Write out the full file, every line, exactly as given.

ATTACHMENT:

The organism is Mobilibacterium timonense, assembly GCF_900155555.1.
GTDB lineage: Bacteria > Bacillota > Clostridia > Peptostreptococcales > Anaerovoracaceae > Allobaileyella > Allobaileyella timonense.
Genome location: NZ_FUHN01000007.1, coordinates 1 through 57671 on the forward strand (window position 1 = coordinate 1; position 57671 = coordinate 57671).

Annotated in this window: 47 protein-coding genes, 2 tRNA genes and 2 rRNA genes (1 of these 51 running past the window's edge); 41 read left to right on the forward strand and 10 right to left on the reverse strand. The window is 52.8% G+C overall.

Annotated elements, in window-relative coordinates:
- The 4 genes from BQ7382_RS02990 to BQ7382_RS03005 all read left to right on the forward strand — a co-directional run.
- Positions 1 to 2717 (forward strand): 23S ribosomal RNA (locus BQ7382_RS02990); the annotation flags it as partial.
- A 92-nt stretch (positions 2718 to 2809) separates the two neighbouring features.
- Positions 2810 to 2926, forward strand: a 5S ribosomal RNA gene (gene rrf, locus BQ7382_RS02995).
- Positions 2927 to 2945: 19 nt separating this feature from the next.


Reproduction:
The organism is Mobilibacterium timonense, assembly GCF_900155555.1.
GTDB lineage: Bacteria > Bacillota > Clostridia > Peptostreptococcales > Anaerovoracaceae > Allobaileyella > Allobaileyella timonense.
Genome location: NZ_FUHN01000007.1, coordinates 1 through 57671 on the forward strand (window position 1 = coordinate 1; position 57671 = coordinate 57671).

Annotated in this window: 47 protein-coding genes, 2 tRNA genes and 2 rRNA genes (1 of these 51 running past the window's edge); 41 read left to right on the forward strand and 10 right to left on the reverse strand. The window is 52.8% G+C overall.

Annotated elements, in window-relative coordinates:
- The 4 genes from BQ7382_RS02990 to BQ7382_RS03005 all read left to right on the forward strand — a co-directional run.
- Positions 1 to 2717 (forward strand): 23S ribosomal RNA (locus BQ7382_RS02990); the annotation flags it as partial.
- A 92-nt stretch (positions 2718 to 2809) separates the two neighbouring features.
- Positions 2810 to 2926, forward strand: a 5S ribosomal RNA gene (gene rrf, locus BQ7382_RS02995).
- Positions 2927 to 2945: 19 nt separating this feature from the next.